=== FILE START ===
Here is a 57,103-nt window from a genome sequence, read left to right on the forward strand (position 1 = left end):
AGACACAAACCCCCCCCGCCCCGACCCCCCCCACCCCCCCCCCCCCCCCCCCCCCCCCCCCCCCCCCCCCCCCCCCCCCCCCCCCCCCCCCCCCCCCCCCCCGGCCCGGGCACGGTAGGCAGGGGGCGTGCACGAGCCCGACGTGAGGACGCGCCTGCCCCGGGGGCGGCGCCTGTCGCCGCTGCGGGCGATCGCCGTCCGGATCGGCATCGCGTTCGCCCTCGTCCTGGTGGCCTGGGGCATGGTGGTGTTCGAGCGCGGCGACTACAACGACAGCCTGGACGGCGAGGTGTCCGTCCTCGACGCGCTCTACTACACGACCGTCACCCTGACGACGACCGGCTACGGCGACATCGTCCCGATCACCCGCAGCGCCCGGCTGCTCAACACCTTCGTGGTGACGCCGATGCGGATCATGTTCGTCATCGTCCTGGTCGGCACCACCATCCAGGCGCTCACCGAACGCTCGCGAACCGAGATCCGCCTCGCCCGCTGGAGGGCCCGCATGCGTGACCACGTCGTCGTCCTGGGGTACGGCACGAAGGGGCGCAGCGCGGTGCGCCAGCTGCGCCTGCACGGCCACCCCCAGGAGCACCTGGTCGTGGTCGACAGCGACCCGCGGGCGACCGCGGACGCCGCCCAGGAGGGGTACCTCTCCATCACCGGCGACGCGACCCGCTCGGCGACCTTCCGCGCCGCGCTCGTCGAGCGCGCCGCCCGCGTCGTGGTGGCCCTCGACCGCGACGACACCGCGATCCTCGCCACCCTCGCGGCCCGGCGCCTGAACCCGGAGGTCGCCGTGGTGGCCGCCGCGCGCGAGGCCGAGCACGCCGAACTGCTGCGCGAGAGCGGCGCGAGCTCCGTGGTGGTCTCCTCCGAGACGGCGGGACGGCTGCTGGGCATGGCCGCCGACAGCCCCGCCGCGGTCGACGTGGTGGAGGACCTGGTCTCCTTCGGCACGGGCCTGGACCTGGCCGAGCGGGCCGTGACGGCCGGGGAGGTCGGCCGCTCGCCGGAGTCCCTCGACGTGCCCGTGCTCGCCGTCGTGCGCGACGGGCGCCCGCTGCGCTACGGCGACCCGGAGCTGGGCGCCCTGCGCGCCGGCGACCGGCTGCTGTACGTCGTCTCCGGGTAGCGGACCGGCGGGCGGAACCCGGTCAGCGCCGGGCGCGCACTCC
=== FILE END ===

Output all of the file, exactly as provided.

Here is a 57,103-nt window from a genome sequence, read left to right on the forward strand (position 1 = left end):
AGACACAAACCCCCCCCGCCCCGACCCCCCCCACCCCCCCCCCCCCCCCCCCCCCCCCCCCCCCCCCCCCCCCCCCCCCCCCCCCCCCCCCCCCCCCCCCCCGGCCCGGGCACGGTAGGCAGGGGGCGTGCACGAGCCCGACGTGAGGACGCGCCTGCCCCGGGGGCGGCGCCTGTCGCCGCTGCGGGCGATCGCCGTCCGGATCGGCATCGCGTTCGCCCTCGTCCTGGTGGCCTGGGGCATGGTGGTGTTCGAGCGCGGCGACTACAACGACAGCCTGGACGGCGAGGTGTCCGTCCTCGACGCGCTCTACTACACGACCGTCACCCTGACGACGACCGGCTACGGCGACATCGTCCCGATCACCCGCAGCGCCCGGCTGCTCAACACCTTCGTGGTGACGCCGATGCGGATCATGTTCGTCATCGTCCTGGTCGGCACCACCATCCAGGCGCTCACCGAACGCTCGCGAACCGAGATCCGCCTCGCCCGCTGGAGGGCCCGCATGCGTGACCACGTCGTCGTCCTGGGGTACGGCACGAAGGGGCGCAGCGCGGTGCGCCAGCTGCGCCTGCACGGCCACCCCCAGGAGCACCTGGTCGTGGTCGACAGCGACCCGCGGGCGACCGCGGACGCCGCCCAGGAGGGGTACCTCTCCATCACCGGCGACGCGACCCGCTCGGCGACCTTCCGCGCCGCGCTCGTCGAGCGCGCCGCCCGCGTCGTGGTGGCCCTCGACCGCGACGACACCGCGATCCTCGCCACCCTCGCGGCCCGGCGCCTGAACCCGGAGGTCGCCGTGGTGGCCGCCGCGCGCGAGGCCGAGCACGCCGAACTGCTGCGCGAGAGCGGCGCGAGCTCCGTGGTGGTCTCCTCCGAGACGGCGGGACGGCTGCTGGGCATGGCCGCCGACAGCCCCGCCGCGGTCGACGTGGTGGAGGACCTGGTCTCCTTCGGCACGGGCCTGGACCTGGCCGAGCGGGCCGTGACGGCCGGGGAGGTCGGCCGCTCGCCGGAGTCCCTCGACGTGCCCGTGCTCGCCGTCGTGCGCGACGGGCGCCCGCTGCGCTACGGCGACCCGGAGCTGGGCGCCCTGCGCGCCGGCGACCGGCTGCTGTACGTCGTCTCCGGGTAGCGGACCGGCGGGCGGAACCCGGTCAGCGCCGGGCGCGCACTCC